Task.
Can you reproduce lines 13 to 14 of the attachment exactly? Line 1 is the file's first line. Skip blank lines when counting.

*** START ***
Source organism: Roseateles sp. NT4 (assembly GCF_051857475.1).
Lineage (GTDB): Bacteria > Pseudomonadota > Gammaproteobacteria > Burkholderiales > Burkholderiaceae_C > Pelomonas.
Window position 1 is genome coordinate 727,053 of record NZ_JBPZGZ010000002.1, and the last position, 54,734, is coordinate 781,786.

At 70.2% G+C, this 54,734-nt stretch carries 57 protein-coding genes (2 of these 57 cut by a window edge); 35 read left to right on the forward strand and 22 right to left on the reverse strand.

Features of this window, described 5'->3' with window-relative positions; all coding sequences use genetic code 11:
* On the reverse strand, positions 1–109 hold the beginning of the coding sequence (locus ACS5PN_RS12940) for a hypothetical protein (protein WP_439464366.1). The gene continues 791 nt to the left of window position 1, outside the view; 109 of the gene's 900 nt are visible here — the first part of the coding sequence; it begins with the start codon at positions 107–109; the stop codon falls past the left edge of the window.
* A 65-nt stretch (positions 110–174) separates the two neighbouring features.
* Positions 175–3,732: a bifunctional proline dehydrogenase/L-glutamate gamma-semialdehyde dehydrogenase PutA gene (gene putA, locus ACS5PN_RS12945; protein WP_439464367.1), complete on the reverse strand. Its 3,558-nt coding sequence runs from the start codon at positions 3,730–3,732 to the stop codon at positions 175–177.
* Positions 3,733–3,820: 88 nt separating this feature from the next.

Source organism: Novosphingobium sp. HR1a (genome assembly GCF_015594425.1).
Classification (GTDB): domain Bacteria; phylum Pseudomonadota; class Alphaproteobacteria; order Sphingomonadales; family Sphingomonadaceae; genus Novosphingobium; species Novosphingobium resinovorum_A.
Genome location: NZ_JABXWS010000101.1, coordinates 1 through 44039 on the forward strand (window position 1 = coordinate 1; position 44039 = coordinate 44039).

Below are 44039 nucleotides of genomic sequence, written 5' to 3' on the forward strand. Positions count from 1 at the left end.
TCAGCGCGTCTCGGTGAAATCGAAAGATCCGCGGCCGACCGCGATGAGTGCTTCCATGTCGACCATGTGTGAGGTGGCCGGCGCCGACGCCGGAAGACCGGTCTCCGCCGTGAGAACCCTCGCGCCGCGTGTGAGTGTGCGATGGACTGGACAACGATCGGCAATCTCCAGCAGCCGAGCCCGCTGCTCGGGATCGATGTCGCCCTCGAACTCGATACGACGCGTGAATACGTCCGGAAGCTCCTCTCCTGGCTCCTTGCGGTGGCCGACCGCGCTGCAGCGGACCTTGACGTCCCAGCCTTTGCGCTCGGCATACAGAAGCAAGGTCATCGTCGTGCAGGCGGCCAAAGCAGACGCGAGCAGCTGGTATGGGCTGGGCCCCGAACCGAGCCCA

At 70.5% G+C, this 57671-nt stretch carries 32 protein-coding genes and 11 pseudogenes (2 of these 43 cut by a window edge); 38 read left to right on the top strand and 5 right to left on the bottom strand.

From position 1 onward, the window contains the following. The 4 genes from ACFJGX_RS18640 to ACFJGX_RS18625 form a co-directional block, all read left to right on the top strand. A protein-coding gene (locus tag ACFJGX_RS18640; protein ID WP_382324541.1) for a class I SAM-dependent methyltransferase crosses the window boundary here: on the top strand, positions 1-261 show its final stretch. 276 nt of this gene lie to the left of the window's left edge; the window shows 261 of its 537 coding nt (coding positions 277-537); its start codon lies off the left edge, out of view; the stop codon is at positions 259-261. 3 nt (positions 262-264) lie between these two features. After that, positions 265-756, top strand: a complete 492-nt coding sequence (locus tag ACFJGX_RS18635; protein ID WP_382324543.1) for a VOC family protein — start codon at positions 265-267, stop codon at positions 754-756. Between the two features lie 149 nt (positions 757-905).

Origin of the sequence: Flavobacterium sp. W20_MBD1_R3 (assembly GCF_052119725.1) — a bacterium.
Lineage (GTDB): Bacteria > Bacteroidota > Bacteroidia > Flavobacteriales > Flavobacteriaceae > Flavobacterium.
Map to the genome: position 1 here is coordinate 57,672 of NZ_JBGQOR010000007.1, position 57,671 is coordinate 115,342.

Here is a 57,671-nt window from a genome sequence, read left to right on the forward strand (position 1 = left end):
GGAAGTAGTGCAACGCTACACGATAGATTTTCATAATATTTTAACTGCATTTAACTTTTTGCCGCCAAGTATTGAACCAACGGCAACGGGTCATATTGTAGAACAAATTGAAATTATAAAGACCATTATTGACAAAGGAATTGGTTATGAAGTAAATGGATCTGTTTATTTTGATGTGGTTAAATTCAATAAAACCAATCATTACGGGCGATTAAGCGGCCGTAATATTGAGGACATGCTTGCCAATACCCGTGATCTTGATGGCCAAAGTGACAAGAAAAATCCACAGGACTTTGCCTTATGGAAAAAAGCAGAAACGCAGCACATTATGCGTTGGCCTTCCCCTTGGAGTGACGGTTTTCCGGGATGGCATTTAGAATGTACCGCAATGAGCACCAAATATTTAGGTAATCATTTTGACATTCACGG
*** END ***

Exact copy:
Below are 44039 nucleotides of genomic sequence, written 5' to 3' on the forward strand. Positions count from 1 at the left end.
TCAGCGCGTCTCGGTGAAATCGAAAGATCCGCGGCCGACCGCGATGAGTGCTTCCATGTCGACCATGTGTGAGGTGGCCGGCGCCGACGCCGGAAGACCGGTCTCCGCCGTGAGAACCCTCGCGCCGCGTGTGAGTGTGCGATGGACTGGACAACGATCGGCAATCTCCAGCAGCCGAGCCCGCTGCTCGGGATCGATGTCGCCCTCGAACTCGATACGACGCGTGAATACGTCCGGAAGCTCCTCTCCTGGCTCCTTGCGGTGGCCGACCGCGCTGCAGCGGACCTTGACGTCCCAGCCTTTGCGCTCGGCATACAGAAGCAAGGTCATCGTCGTGCAGGCGGCCAAAGCAGACGCGAGCAGCTGGTATGGGCTGGGCCCCGAACCGAGCCCA